1730 - 1763
The beginnings of the Royal Botanic Gardens
Like his mother Frederick, Prince of Wales employed the dazzling architect William Kent to remodel his home and then went on to lay the first foundations of the botanic gardens, introducing exotic garden buildings and first working with another great builder, William Chambers.
Then fate intervened when the Prince died suddenly from an infection in 1751; according to some accounts brought on by a blow from a cricket ball, a sport he enjoyed and played at Kew.
His widow, Augusta, Princess of Wales, continued to develop the royal gardens. With Chambers as her architect and William Aiton, her gardener, she established the great gardens of Kew. In just six years from 1757 to 1763 Chambers added an extraordinary world in microcosm, including a mosque, a Moorish Alhambra and the great brick Pagoda.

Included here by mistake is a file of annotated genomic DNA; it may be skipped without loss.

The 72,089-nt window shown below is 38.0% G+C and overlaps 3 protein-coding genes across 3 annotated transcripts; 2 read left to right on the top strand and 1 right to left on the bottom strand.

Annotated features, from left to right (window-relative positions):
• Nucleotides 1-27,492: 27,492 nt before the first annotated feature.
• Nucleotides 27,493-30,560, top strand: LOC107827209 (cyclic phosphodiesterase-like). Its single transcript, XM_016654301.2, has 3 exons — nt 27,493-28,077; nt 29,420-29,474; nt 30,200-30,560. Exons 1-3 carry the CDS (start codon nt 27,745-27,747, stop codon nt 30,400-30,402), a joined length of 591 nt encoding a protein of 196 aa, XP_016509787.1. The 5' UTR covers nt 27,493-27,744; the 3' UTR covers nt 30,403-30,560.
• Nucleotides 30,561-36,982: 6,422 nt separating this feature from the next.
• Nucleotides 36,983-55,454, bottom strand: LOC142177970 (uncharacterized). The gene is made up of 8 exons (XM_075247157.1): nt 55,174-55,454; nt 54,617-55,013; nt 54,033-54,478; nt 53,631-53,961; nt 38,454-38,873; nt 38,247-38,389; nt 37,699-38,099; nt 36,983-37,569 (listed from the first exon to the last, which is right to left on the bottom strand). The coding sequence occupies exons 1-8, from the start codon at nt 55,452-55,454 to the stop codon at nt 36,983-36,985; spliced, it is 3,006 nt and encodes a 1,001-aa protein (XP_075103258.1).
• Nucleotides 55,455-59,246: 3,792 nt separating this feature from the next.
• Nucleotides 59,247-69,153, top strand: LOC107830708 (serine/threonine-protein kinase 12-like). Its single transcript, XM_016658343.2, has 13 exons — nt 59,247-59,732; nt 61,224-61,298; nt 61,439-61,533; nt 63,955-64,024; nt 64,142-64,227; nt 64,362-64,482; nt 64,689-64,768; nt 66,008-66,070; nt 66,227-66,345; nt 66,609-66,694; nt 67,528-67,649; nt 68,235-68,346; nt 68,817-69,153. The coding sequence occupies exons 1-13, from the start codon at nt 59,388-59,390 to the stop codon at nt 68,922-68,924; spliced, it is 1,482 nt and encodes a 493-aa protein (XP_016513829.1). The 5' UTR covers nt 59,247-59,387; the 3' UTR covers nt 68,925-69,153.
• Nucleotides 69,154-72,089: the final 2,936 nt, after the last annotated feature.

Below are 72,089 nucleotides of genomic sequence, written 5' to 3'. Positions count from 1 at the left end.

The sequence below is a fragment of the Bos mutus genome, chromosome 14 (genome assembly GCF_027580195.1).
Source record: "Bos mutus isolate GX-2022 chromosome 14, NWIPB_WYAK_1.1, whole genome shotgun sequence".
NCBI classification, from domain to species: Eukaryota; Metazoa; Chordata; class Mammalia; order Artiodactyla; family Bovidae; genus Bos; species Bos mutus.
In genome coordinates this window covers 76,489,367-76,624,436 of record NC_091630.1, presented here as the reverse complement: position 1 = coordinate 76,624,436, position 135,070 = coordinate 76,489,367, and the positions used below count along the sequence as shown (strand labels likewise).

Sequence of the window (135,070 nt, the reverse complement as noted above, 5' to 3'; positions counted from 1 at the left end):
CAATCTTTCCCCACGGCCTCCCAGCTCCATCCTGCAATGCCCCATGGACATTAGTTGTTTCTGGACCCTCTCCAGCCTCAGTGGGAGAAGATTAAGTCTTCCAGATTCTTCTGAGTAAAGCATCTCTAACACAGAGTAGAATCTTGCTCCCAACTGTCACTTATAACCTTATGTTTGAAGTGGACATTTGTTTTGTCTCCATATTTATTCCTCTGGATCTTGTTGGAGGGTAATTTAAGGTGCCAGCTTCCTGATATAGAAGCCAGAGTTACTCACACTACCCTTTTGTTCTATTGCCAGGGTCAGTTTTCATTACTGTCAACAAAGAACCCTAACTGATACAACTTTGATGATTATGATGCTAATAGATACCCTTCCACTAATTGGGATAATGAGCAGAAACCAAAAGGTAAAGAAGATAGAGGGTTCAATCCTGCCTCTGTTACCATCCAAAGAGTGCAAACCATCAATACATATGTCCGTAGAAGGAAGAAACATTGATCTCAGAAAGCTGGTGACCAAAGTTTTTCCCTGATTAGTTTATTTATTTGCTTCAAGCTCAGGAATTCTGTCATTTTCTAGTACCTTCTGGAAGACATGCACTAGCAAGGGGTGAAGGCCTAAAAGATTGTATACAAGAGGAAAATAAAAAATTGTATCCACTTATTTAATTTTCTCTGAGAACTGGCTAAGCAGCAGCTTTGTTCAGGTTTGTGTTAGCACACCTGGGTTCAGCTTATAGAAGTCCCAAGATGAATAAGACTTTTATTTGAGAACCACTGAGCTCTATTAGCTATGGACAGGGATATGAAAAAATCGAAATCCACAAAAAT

Later, two British future British monarchs would spend their formative years within its walls. Meanwhile, her rather shy son, George, struggled at his studies. The palace became known as the Prince of Wales’s House. When George III became King in 1760, at the age of 22, he and his young Queen Charlotte took over Richmond Lodge.
The school house at Kew
Children appeared with great rapidity and were lodged in various houses around Kew Green under the watchful eye of their governess, Lady Charlotte Finch.
In time another Prince George – later George IV – and his brother Frederick, followed their father and were given Kew Palace until they came of age. However, in contrast, this precocious and popular George had none of his father’s diligence in his studies and enthusiasm for improvement.